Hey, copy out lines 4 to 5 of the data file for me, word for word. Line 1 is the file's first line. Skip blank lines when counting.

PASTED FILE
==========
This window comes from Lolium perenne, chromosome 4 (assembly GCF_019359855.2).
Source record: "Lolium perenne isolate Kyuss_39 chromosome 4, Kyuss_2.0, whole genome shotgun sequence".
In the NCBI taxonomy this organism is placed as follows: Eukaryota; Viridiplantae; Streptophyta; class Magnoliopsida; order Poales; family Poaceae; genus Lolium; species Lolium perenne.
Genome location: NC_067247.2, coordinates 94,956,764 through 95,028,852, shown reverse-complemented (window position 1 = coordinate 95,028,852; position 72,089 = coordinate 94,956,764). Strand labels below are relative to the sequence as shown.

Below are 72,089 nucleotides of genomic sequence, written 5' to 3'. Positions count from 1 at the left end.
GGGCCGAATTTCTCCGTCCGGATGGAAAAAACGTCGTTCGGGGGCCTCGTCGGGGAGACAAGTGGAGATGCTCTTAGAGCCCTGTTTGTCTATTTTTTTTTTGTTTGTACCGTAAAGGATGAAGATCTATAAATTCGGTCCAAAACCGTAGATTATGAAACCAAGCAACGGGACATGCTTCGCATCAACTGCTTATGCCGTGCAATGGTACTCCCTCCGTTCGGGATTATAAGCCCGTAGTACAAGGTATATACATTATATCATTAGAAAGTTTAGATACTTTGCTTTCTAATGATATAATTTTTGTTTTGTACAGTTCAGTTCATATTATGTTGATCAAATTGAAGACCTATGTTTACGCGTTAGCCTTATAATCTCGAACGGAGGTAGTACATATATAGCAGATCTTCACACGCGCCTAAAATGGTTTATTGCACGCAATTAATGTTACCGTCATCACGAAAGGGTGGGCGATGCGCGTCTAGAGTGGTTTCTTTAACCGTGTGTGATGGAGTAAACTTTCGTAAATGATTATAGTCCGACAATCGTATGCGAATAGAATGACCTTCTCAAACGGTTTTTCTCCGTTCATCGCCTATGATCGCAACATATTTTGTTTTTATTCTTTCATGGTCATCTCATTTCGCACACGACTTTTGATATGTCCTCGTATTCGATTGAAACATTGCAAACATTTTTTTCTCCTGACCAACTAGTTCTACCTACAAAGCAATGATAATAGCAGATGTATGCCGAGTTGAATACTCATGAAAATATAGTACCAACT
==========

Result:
Genome location: NC_067247.2, coordinates 94,956,764 through 95,028,852, shown reverse-complemented (window position 1 = coordinate 95,028,852; position 72,089 = coordinate 94,956,764). Strand labels below are relative to the sequence as shown.

Below are 72,089 nucleotides of genomic sequence, written 5' to 3'. Positions count from 1 at the left end.